By Todd G. Dickson
Las Cruces Bulletin
Sue Padilla, who has been the interim county manager for more than a year, will leave Doña Ana County government by the end of 2013.
After 11 years with the county – as well as 26 years into the state retirement fund – Padilla, 55, said she is simply ready to pursue new endeavors, most likely consulting with governments in the burgeoning southern part of the county.
“I’m not going away,” Padilla said. “I had been looking at other opportunities and it was really just time to make a change.”
Padilla said she had talked about the possibility of retirement with county commissioners, but they – and others – had encouraged her to stay on and apply for the county manager’s position. Padilla officially withdrew her name last week and another applicant also dropped out, leaving 10 candidates. After discussion in this week’s County Commission meeting in which commissioners concurred with legal advice that they could not withhold the names of the 10 candidates, the Las Cruces Bulletin has made a formal public records request asking for thenames and their backgrounds.
Padilla, who had been Doña Ana County’s assistant county manager since 2006, was appointed interim county manager Sept. 11, 2012, when it became evident that County Manager Brian Haines would not be returning from an extended medical leave.
Padilla had majored in agriculture at New Mexico State University with the intent of becoming an extension agent when her marriage to Elfiso Padilla brought her to the Albuquerque area. Finding that she had a knack for working in local government, she was manager of the Bosque Farms community for 15 years, where she said she learned about all aspects of local government, such as planning and zoning, finance, economic development, beautification projects and water purification.
It was the area of water utilities that Padilla said she has the most expertise, which is the work she found when she returned to Las Cruces. Padilla started with Doña Ana County in 2003 as a financial specialist in the utilities department, which included responsibility for managing more than $20 million in grants for the construction of wastewater treatment facilities.
With water supply and wastewater treatment becoming a growing concern in the fast-developing southern part of the county, Padilla said she anticipates doing some consulting work addressing those concerns. In her time with the county, Padilla has played a role in building three treatment plants.
Less than two month after joining thecounty, Padilla was promoted to utilities administrator and later named department director before being tapped as assistant county manager. During consolidation of county functions, Padilla had six department directors reporting to her and direct oversight of public works and public utilities.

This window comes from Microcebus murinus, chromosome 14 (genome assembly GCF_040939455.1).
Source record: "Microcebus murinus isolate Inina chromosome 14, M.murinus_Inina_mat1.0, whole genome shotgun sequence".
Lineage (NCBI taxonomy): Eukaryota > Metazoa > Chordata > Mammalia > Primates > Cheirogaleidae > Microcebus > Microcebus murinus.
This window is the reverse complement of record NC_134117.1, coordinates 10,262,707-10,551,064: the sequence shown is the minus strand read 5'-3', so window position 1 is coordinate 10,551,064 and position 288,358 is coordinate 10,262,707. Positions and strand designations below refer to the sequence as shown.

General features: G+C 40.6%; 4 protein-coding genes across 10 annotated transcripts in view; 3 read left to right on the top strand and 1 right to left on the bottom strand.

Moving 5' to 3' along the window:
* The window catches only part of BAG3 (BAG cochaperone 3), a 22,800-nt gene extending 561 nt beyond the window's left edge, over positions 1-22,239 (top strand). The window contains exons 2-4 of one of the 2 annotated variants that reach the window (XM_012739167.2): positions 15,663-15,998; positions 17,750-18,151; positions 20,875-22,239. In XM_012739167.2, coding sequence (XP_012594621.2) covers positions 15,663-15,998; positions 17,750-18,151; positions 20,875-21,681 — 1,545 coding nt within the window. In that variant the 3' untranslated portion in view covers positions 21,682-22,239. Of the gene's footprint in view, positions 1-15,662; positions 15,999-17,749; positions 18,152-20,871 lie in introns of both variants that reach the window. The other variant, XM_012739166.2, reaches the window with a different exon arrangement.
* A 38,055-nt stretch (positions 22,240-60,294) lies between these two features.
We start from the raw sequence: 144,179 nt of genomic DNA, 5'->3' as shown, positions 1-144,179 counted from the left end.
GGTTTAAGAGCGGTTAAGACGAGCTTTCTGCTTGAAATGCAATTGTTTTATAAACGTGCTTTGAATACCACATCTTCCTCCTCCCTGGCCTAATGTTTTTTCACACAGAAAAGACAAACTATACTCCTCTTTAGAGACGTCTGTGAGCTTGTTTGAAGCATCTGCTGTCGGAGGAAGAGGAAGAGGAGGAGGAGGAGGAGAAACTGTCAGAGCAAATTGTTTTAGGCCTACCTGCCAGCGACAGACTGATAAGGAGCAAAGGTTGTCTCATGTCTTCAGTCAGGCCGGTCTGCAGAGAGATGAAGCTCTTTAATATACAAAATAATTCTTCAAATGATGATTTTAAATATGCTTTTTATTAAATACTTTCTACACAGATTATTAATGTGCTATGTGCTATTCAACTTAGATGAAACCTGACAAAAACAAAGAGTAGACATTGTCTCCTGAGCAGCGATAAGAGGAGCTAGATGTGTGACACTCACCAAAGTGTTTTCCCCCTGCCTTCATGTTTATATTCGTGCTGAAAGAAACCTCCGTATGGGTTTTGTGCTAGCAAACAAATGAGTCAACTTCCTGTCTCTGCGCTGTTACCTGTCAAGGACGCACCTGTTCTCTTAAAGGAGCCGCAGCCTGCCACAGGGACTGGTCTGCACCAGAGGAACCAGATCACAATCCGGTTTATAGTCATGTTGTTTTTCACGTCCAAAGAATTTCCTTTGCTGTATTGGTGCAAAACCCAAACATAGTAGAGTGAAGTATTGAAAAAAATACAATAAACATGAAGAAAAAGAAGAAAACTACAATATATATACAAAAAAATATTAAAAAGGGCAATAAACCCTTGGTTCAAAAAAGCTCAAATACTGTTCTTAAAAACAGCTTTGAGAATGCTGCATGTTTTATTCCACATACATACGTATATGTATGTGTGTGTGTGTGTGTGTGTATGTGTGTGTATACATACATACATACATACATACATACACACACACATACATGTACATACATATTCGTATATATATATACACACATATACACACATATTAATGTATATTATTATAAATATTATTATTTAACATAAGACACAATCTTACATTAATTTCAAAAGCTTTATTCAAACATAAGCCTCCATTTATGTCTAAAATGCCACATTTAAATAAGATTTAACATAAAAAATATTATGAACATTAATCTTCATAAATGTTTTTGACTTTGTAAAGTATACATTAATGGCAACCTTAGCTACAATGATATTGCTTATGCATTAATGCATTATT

During her time as interim county manager, Padilla saw a transition in the commission, which delayed the search for a new permanent manager, as well as continued fiscal challenges. Those pressures led the commission to call for a special election to raise money for different functions. Two bond issues passed, but a gross receipts tax to support operational cost of several county functions was rejected, as well as $1 million for the Southern New Mexico State Fairgrounds. Padilla said there was nothing or no one forcing her to retire – not the special election defeats, not speculation of who may be selected as the next county manager nor several recent costly lawsuits in which the county has been on the losing end. Rather than focus on the difficulties that the county has dealt with, Padilla said she has seen improved quality in services and increased professionalism over the course of her whole time with the county.
“I stand by the belief that everything we’ve done has been within accordance of the law,” Padilla said. “The county (government) is filled are a lot of really good people and people need to know there are a lot of good people working there.”
Padilla said she hopes the commission is able to bring the next county manager on board soon so that she can help with transition before taking her leave at the end of the year.
I had been looking at other opportunities and it was really just time to make achange.
SUE PADILLA, departing interim county manager